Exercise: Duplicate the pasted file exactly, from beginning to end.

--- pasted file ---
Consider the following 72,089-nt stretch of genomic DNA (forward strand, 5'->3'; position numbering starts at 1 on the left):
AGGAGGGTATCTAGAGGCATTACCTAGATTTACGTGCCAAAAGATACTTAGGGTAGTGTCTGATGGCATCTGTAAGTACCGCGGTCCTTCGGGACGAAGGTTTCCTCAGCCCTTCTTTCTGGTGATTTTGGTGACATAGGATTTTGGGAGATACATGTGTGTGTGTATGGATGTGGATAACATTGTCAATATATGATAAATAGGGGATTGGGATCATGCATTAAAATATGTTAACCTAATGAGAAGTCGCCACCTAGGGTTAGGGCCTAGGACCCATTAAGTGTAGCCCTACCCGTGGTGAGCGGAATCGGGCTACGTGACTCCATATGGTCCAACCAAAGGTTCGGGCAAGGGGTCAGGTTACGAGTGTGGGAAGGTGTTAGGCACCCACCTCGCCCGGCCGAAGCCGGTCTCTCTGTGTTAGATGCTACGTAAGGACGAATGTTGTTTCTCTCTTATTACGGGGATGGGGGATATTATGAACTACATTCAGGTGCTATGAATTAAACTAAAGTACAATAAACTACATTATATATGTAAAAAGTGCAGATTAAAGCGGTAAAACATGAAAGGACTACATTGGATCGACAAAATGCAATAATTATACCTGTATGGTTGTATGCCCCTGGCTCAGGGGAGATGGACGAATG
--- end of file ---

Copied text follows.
Consider the following 72,089-nt stretch of genomic DNA (forward strand, 5'->3'; position numbering starts at 1 on the left):
AGGAGGGTATCTAGAGGCATTACCTAGATTTACGTGCCAAAAGATACTTAGGGTAGTGTCTGATGGCATCTGTAAGTACCGCGGTCCTTCGGGACGAAGGTTTCCTCAGCCCTTCTTTCTGGTGATTTTGGTGACATAGGATTTTGGGAGATACATGTGTGTGTGTATGGATGTGGATAACATTGTCAATATATGATAAATAGGGGATTGGGATCATGCATTAAAATATGTTAACCTAATGAGAAGTCGCCACCTAGGGTTAGGGCCTAGGACCCATTAAGTGTAGCCCTACCCGTGGTGAGCGGAATCGGGCTACGTGACTCCATATGGTCCAACCAAAGGTTCGGGCAAGGGGTCAGGTTACGAGTGTGGGAAGGTGTTAGGCACCCACCTCGCCCGGCCGAAGCCGGTCTCTCTGTGTTAGATGCTACGTAAGGACGAATGTTGTTTCTCTCTTATTACGGGGATGGGGGATATTATGAACTACATTCAGGTGCTATGAATTAAACTAAAGTACAATAAACTACATTATATATGTAAAAAGTGCAGATTAAAGCGGTAAAACATGAAAGGACTACATTGGATCGACAAAATGCAATAATTATACCTGTATGGTTGTATGCCCCTGGCTCAGGGGAGATGGACGAATG